Christmas in Glengary

A tribute to John Morris

by Brenda Miller, Designer of Interior Spaces

It’s the time of the year when the sights and sounds of the season surround us. The chill in the air, the sound of holiday music, and the glistening of colorful lights. This is the time of the year that brings me back to childhood memories of love and joy.
As a designer, this time of the year brings me a busy schedule – it’s time to decorate for clients. For me it’s more than transforming homes and businesses into the “Magic of the Season,” it’s creating friendships, lasting memories and making people smile.

The holiday season allows my creative juices to flow. Over the years I have staged and decorated many homes. In life we all have favorites; I want to share one of my favorite homes with you.

It may be because of the beautiful winding staircase, the tastefully decorated rooms with high ceilings, the abundance of Christmas décor or the opportunity to decorate FIVE mantles. In truth, it is none of those reasons – it’s my favorite home to decorate because of the homeowners. Their love of the holiday season is evident by the stack of the over 40 tubs of decorations ready for me to display throughout their home, and the excitement expressed when I enter the home each day to decorate.

This majestic home of Greek revival style is located just outside of the Stonewall Industrial Park standing on several acres – the home of John and Cheryl Morris. For many years, I have known and become dear friends with John and Cheryl along with their dog Daisy and the two cats, Sweet Pea and Darlin’.

Their home, known as Glengary, is rich with history. Originally built in 1831, Cheryl’s father, Douglas O. Grimm, acquired the home March 1956. During the Civil War, the basement was used as a hospital. In the 1900s, her father added the two story “L” frame. Later in the 1970-1990s, the garage, storage room and sun porch were built.

The home is over 5,000 square feet and is three stories if you include the attic. As you drive up the driveway toward the home, you cannot miss the beautiful columns out front. Her father had the columns added with an element of surprise. Each column houses a telephone pole which adds to the stability of each one. (Her father had good friends in the telephone company.) There are many wonderful memories in the home and I and the pleasure of talking to Cheryl about the history and traditions still celebrated today.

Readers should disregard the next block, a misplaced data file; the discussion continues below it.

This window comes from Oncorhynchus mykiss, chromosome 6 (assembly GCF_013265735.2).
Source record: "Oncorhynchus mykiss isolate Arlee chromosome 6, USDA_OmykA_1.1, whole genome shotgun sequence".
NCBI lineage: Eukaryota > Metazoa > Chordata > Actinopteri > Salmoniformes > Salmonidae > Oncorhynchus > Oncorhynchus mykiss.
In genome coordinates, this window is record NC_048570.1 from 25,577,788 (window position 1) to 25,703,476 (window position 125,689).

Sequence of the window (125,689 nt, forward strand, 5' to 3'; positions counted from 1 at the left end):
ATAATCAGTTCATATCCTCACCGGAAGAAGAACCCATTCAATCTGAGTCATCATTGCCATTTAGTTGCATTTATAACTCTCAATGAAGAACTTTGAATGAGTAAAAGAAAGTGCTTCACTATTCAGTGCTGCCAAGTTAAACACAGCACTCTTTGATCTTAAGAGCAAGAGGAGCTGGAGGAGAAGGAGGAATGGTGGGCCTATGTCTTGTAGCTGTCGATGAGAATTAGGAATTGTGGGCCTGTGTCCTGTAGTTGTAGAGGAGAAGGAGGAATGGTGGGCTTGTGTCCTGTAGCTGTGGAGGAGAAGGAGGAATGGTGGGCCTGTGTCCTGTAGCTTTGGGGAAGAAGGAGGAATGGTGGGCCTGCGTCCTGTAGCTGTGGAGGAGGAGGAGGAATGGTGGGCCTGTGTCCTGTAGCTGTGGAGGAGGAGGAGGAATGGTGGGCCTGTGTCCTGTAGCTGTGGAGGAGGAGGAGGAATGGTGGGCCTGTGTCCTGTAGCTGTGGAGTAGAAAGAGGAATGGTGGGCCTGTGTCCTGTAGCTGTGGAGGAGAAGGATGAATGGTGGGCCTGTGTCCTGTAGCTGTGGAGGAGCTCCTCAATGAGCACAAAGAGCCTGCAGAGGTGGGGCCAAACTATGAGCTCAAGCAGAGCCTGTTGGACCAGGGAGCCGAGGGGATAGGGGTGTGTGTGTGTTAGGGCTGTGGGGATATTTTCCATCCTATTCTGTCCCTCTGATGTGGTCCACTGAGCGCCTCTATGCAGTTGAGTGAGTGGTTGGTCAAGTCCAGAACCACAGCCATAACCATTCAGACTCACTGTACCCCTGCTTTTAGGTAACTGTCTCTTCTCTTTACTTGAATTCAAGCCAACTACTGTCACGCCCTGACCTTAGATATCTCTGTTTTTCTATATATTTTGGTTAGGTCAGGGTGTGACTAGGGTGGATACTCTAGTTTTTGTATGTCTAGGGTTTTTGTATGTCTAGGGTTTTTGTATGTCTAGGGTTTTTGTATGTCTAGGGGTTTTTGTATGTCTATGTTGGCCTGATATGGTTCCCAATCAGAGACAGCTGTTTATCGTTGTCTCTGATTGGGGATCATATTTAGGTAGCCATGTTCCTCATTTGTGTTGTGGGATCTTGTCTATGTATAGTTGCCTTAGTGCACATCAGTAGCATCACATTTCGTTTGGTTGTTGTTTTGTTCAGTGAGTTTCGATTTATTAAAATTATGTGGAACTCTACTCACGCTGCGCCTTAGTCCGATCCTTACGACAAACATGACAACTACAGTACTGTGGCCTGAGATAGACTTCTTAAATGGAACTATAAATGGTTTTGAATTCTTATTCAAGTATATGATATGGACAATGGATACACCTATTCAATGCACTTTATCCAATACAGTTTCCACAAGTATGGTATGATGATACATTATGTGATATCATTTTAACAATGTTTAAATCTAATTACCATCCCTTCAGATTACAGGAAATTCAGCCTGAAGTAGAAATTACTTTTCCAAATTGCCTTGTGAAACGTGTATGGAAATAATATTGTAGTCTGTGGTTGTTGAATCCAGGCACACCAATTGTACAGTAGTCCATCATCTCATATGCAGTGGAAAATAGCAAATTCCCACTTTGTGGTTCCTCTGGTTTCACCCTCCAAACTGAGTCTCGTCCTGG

Her father loved cedar trees. For as long as she can remember, there was always a cedar tree in the home for Christmas. One year, he brought in a 16′ tree that reached as high as the third floor attic. They often selected and cut their own cedar trees. For the past several years, the cedar tree has been placed in the foyer. As I decorate the staircase, I love working in the foyer so I can enjoy that fresh cedar smell. I didn’t decorate the cedar tree. That was John’s job. Cheryl remembers how particular her father was in the placement of each ornament on the tree. In fact, he would place icicle ornaments one at a time to be sure they were placed perfectly. John had to be taught how to decorate it correctly.

As I organize my thoughts going through tub after tub of decorations, I realize the rich history held within each one. The oldest ornament, a glass ball, hung on her father’s first Christmas tree. One of Cheryl’s favorite decorations is a collection of angels she started with her aunt Virginia Barr. Many were purchased at the old Colonial Arts and Crafts store in downtown Winchester.

Cheryl also favors her huge collection of Santas and snowmen, some of which were purchased by John each year as a gift to Cheryl.

Over the years, the family has hosted the Christmas dinner in the gorgeous dinner room. The china that is used was purchased by her aunt. The dining room is a wonderful space to showcase my creativity with their wonderful decorations.

One of John’s favorite rooms for me to decorate was the den. The den is a cozy room that includes a fireplace. The knotty pine covered walls add to the overall warm feeling of the room. The pine boards came from the old Lee Jackson Motel. John liked to sit back and relax and watch TV. This room I often decorated with the snowmen – creating the atmosphere of a Christmas winter wonderland. These were decorations that could be kept up until late January – decorations that John could sit and enjoy.

You see, it was important to me to make that room extra special for John. John was diagnosed with lung cancer in 2010. Last year, John was not feeling well as I decorated the home. He wasn’t his joyful and happy self, but as I began to bring decorations in the den, his smile appeared. Cheryl had told me that she didn’t want as much décor that year because of John’s health. As I decorated the space under his watchful eye, I knew I was doing what he liked best. Hearing him in the background saying, “I just don’t know how you do it? You create such beauty.” Smiling, I continued decorating.

As I moved from room to room, John would often follow behind to see my creations. I knew I was doing ok when he left the rooms smiling.

As I share these memories, I am smiling but with tears in my eyes at the same time. John left us in March of this year. He was unable to beat his battle with lung cancer. We had planned to open the house to the public this year for a Holiday Home tour with proceeds benefiting Blue Ridge Hospice per John’s request. Under the circumstances, we have decided to wait until possibly next year.

As a tribute to John Morris, I share with you the Christmas décor from last year. I hope you enjoy the house tour through the images among these pages – and John, know that I share them with pride and a smile.

Author: Brian

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